Bob

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SSD & Firmware
by xanmore / November 26, 2014 10:20 AM PST
In reply to: Looks clean.

According to NVIDIA their software known as NVIDIA GeForce Experience is dependant on NvNetworkService.
I did read that several people did have major problems with Experience but that it is solved now.

The service 'wmpnetwk' has been disabled.

I'll undo the overclocking on the CPU for now and see if that improves the stability.

As for spybot, I'll disable the active protection, but I'll keep it for scans.
TeaTime on the other hand I know of, but I do not have it active as I felt I didn't need it.

On another note, I did find the software called Samsung Magician which handles firmware and your SSD overall.
It turns out my firmware is up-to-date. However, it does seem, according to this software, that I used settings that are for HDDs. That has now been corrected and the SSD should be used correctly and be more stable.
I do hope this proves fruitful.

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NvNetworkService seems connected with ShadowPlay
by R. Proffitt Forum moderator / November 26, 2014 10:40 AM PST
In reply to: SSD & Firmware
http://www.geforce.com/geforce-experience/shadowplay

"ShadowPlay records up to the last 20 minutes of your gameplay. Just pulled off an amazing stunt? Hit a hotkey and the game video will be saved to disk."

If a machine is being cranky, this definitely looks optional.
Bob
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Update
by xanmore / November 26, 2014 8:25 PM PST

As I mentioned I ran memtest86 during the night and it came up clean.

I do use ShadowPlay on occasion, however I did disable that specific function as I did not want the software to decide when to record. Therefore I changed it only to record when I choose to, that is to say 'manual mode'. And as a side note, ShadowPlay is inactive most of the time and I only enable it when I want to record something.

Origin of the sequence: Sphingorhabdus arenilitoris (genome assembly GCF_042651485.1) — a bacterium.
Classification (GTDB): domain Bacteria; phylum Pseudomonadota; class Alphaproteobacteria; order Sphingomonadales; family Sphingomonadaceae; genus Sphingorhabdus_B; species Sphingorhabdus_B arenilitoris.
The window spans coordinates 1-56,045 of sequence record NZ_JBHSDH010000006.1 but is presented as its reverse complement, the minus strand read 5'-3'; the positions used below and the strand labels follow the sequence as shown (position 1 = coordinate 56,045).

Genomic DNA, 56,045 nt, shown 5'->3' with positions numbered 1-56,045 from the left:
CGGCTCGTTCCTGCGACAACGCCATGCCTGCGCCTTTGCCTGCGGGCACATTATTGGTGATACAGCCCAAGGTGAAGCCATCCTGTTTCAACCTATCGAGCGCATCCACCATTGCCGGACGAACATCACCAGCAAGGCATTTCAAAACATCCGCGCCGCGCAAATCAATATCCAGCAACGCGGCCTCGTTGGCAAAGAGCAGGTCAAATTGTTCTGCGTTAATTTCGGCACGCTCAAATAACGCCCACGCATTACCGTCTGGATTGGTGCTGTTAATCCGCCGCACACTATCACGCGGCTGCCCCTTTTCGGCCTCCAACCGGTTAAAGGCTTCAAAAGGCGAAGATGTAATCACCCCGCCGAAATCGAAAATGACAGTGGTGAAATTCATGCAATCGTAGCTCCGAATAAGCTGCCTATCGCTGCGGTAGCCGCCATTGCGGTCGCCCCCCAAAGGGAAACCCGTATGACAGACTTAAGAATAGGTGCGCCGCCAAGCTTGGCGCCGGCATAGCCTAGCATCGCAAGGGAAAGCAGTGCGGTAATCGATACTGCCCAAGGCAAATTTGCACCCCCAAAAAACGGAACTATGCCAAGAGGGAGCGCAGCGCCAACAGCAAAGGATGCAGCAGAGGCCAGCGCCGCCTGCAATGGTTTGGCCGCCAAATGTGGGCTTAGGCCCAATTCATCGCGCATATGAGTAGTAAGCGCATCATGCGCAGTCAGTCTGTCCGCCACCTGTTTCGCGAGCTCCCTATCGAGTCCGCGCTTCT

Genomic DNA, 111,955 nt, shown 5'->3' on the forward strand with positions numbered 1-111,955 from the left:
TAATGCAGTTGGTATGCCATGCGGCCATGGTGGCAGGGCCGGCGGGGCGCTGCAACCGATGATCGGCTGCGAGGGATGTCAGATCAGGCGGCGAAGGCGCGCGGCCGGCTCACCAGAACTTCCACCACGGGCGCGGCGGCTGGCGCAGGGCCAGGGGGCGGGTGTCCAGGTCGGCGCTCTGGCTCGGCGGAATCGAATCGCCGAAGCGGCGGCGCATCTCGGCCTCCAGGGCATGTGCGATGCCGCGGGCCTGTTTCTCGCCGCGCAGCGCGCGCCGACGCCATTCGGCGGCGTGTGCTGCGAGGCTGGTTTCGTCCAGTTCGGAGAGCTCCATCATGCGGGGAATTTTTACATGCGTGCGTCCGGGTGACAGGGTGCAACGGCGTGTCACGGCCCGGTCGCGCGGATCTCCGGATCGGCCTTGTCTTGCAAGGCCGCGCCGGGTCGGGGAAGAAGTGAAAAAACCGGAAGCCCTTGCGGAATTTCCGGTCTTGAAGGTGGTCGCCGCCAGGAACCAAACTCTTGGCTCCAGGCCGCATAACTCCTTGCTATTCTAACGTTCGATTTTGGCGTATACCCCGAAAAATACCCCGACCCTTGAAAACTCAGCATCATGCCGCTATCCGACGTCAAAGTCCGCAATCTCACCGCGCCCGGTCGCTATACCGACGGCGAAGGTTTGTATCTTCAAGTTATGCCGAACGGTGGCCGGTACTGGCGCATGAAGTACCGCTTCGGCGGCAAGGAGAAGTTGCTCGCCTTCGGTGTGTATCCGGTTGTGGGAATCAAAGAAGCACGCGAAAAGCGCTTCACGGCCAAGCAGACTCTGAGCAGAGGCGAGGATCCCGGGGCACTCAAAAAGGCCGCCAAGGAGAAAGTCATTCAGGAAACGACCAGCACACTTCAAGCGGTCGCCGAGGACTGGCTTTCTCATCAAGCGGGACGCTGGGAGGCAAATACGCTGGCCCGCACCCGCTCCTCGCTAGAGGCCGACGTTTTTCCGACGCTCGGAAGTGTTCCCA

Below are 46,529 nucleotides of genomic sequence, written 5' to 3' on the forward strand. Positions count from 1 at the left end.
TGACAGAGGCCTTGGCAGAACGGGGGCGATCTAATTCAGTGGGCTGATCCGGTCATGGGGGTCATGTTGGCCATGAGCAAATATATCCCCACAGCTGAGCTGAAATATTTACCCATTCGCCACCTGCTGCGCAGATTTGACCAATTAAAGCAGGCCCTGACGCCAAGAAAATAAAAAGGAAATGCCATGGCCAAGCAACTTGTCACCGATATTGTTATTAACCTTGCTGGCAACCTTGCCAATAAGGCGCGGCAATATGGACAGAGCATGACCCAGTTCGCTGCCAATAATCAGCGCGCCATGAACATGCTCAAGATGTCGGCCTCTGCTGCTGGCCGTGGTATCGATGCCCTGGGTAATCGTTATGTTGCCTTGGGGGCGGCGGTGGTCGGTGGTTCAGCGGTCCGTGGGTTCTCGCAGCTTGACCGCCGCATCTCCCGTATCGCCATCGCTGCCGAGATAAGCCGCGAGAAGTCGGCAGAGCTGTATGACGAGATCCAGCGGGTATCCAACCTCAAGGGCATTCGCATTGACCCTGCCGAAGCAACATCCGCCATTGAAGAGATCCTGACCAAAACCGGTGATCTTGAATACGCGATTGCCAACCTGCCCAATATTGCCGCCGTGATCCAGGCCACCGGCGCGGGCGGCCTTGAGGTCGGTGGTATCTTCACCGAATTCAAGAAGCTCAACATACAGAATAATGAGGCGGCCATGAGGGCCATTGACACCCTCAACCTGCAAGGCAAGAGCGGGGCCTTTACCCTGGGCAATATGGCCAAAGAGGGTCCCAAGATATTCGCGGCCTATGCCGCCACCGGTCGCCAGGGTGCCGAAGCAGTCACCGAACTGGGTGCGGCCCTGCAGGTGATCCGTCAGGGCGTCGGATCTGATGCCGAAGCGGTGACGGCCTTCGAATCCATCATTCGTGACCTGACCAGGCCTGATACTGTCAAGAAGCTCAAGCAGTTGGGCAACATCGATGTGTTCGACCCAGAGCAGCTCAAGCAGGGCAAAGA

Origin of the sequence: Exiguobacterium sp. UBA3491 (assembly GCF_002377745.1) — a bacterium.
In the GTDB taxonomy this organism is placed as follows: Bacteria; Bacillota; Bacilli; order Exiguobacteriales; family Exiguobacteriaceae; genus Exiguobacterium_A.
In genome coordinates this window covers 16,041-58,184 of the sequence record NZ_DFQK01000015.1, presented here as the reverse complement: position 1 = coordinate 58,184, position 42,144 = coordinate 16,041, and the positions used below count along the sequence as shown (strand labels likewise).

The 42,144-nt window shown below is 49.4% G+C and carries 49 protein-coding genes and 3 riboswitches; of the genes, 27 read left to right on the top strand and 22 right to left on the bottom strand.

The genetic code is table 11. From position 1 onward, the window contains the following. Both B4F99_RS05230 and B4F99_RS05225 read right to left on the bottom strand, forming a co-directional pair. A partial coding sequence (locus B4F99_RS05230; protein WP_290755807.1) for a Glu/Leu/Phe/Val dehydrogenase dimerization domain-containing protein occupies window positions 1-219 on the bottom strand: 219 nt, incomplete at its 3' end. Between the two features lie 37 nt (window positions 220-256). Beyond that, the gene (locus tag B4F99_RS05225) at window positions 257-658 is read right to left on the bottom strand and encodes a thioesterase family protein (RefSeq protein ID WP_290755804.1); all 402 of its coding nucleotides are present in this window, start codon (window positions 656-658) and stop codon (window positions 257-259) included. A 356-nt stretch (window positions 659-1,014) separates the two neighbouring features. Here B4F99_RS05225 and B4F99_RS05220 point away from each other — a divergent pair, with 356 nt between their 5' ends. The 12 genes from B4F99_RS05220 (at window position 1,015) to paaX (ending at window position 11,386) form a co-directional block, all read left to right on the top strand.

I also looked through the link you gave me regarding FLUX, and I must say, they went through quite a lot.
However I think it's unrelated to my case. I've made another scan for malware and came up with nothing. The FLUX I have installed seem legitimate.

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Well if you still have Windows installed on the HD
by orlbuckeye / November 25, 2014 9:42 PM PST

you can remove the SSD and boot with the HD. Then test the system just to eliminate fault or find fault with the SSD.

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When there are bits we can do without...
by R. Proffitt Forum moderator / November 26, 2014 10:40 PM PST

We do without. I looked a Flux at download.com and it seems OK, but I think it's time to pull the plug here. I feel I'm not able to get you to remove items until it flies straight. I suggest you head to the malwarebytes or bleepingcomputer forum and let them do the usual scans and more.

I can't guess why these items must stay. To me I get a machine stable then can reinstall what I removed.
Bob

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Fair enough
by xanmore / November 27, 2014 12:15 AM PST

I understand, thank you for all the help you've given me up to this point Happy

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Update
by xanmore / December 12, 2014 3:44 AM PST
In reply to: Fair enough

Searching through forum and the like for a while now I have yet to find a solution to my problem.
There are similar cases to mine but either they go unsolved or the cause is something that does not affect me.

A couple of days ago I decided to format and reinstall Windows 7 once again onto my SSD, this was mostly due to the way I installed the OS the first time around. I read that one should disconnect the HDD while installing an OS on the SSD. So this time around I've done this.
This time around I carefully went about to install the newest drivers I could find and avoided software that aren't needed.
Following Bob's advice I didn't install spybot nor NVIDIA Experience this time around.

After all this my computer still froze.
As a recap:
Driver are up-to-date
Temperatures are operating at safe values
Every diagnostic I've run have turned up nothing indicating anything being faulty